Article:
Rev. Jill Cowie
In a public discourse dominated by the culture of control, Jackson Lears suggests in his book, Something for Nothing: Luck in America, a culture less intent on the individual’s responsibility to master destiny might be more capacious, more generous, and more gracious. He says, “Its about chance confirming everything you knew but could make no place for in your life.” Join John Chapman and I as we explore in prose and music how the confluence of luck, happiness, and faith can create a distinctly different culture than what our Puritan ancestors anticipated.
Come as we tell the Christmas story in song and prose, with a short homily, ending with a beautiful ritual of passing the light. A pre-service concert will begin in the sanctuary at 4:30.
A big part of recent Solstice services has been traditional sword dancing and mummers plays (Mummers Play) written and directed by our own Marc Vilain. This year members of Cosmix and Building Bridges have once again combined forces to bring you an updated play, as zany and full of antics and dancing as any that have gone before.
Often this month is hard as it brings so many different memories of family. I find hope in Andrew Solomon’s words, “if the physical and psychic place to which you were born wants no more of you, an infinitude of locales of the spirit beckons.” What he is saying is that when families to which we are born are not welcoming, or change over time, we can find families of the heart, places of belonging, of rebirth. My sermon tells my story of such a journey and invites you to ponder yours.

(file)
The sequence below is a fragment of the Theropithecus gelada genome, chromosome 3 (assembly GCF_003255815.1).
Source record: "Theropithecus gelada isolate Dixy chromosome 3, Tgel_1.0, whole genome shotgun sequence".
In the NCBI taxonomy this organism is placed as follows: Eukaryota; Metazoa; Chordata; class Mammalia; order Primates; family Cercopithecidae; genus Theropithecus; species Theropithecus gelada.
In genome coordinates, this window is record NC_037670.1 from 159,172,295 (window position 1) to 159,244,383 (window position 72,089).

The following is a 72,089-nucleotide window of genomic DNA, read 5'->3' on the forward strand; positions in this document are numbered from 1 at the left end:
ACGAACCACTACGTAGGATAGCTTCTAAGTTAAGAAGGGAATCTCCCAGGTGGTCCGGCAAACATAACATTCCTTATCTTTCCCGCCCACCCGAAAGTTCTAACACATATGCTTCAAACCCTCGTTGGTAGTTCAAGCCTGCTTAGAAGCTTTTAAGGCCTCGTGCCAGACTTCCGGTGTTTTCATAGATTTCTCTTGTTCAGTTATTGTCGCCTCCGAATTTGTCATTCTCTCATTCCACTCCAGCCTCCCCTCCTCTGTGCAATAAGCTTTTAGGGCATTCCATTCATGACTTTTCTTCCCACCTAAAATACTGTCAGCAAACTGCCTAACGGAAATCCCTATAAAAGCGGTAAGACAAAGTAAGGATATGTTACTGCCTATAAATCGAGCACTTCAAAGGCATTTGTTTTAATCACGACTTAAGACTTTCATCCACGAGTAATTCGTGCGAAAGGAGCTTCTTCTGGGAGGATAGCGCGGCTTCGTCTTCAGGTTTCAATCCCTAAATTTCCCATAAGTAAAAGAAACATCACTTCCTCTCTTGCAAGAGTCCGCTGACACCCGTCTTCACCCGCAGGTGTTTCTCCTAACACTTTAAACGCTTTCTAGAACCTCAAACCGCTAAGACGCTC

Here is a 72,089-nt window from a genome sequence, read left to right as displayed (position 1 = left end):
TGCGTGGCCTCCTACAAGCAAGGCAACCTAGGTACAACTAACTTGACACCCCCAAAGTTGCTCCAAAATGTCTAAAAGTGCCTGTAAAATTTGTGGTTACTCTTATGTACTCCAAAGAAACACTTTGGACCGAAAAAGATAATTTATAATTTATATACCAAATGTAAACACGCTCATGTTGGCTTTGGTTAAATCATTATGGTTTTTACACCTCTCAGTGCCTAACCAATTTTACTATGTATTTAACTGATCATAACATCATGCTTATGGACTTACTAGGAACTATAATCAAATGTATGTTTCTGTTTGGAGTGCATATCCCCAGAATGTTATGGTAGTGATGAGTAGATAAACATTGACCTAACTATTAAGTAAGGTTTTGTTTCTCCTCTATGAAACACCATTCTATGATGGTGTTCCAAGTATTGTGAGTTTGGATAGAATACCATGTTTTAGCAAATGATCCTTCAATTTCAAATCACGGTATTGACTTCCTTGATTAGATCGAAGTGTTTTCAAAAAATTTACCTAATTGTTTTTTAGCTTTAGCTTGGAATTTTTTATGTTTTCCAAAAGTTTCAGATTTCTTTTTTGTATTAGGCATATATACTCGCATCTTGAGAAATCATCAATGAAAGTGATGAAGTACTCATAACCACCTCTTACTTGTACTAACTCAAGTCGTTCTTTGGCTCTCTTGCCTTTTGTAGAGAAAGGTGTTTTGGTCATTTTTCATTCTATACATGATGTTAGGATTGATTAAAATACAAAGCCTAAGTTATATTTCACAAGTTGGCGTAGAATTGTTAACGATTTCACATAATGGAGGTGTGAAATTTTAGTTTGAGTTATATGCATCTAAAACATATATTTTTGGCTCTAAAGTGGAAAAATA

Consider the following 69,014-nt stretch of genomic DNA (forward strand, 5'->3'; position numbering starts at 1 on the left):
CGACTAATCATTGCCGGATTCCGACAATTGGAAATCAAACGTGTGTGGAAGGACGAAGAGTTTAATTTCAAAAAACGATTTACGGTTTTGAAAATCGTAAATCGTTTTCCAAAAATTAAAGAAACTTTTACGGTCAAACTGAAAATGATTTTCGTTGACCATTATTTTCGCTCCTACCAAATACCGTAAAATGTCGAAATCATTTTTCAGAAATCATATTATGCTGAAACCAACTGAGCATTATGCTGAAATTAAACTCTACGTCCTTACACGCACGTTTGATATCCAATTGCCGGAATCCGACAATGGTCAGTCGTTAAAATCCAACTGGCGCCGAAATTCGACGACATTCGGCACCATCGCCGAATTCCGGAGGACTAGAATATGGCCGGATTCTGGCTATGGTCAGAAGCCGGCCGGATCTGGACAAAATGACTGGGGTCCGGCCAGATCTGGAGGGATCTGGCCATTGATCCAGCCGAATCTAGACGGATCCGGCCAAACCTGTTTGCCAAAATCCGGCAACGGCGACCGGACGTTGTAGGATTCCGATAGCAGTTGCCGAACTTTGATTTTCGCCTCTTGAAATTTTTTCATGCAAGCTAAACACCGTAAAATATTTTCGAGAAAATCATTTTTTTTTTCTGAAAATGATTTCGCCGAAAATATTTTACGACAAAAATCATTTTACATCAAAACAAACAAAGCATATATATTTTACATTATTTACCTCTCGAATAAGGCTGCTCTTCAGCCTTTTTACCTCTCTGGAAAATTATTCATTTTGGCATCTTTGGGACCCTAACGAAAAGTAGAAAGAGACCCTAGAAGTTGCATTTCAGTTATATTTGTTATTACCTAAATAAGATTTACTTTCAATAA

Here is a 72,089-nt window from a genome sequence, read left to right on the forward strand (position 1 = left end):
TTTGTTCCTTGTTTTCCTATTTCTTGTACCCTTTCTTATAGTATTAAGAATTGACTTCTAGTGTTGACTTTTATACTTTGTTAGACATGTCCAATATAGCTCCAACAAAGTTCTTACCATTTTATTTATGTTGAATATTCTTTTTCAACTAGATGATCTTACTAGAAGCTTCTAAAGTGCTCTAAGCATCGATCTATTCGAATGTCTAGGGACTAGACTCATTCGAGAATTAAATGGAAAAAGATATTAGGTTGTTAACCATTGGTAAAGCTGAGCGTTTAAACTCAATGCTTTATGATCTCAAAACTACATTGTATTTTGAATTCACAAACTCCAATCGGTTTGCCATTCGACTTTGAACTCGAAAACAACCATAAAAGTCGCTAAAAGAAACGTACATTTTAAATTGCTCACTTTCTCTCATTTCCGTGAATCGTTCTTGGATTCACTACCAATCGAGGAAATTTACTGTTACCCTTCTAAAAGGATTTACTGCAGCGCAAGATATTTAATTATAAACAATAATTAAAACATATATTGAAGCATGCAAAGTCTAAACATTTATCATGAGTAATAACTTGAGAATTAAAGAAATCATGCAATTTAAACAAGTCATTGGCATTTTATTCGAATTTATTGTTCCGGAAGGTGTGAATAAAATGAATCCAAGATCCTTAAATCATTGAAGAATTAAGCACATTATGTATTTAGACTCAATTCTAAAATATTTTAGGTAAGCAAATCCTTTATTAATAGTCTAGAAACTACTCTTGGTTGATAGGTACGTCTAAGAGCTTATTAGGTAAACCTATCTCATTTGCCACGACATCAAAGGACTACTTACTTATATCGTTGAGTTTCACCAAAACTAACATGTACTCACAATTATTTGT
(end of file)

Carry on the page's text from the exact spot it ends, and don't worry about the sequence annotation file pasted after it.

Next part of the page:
This Music Sunday there will be a performance of Daniel Pinkham’s Christmas Cantata and a sermon on Hope by Rev. Jill Cowie
Brian D. McLaren writes, “Politicians compete for higher offices, business tycoons scramble for bigger pieces of the pie, armies march and scientists study, preachers preach, and laborers sweat. But in that silent baby, lying in the humble manger, there pulses more potential power and wisdom and grace and aliveness than all the rest of us can imagine. Come listen as our choir lifts this truth in melody in this most beautiful cantata that will be embellished with advent readings and a sermon on hope.
More and more I think that a spiritual life begins with being receptive. And being receptive includes noticing all that is given to us. Meister Eckhart said that “If you only say one prayer in your whole life, let that prayer be thank you.” Join … read more.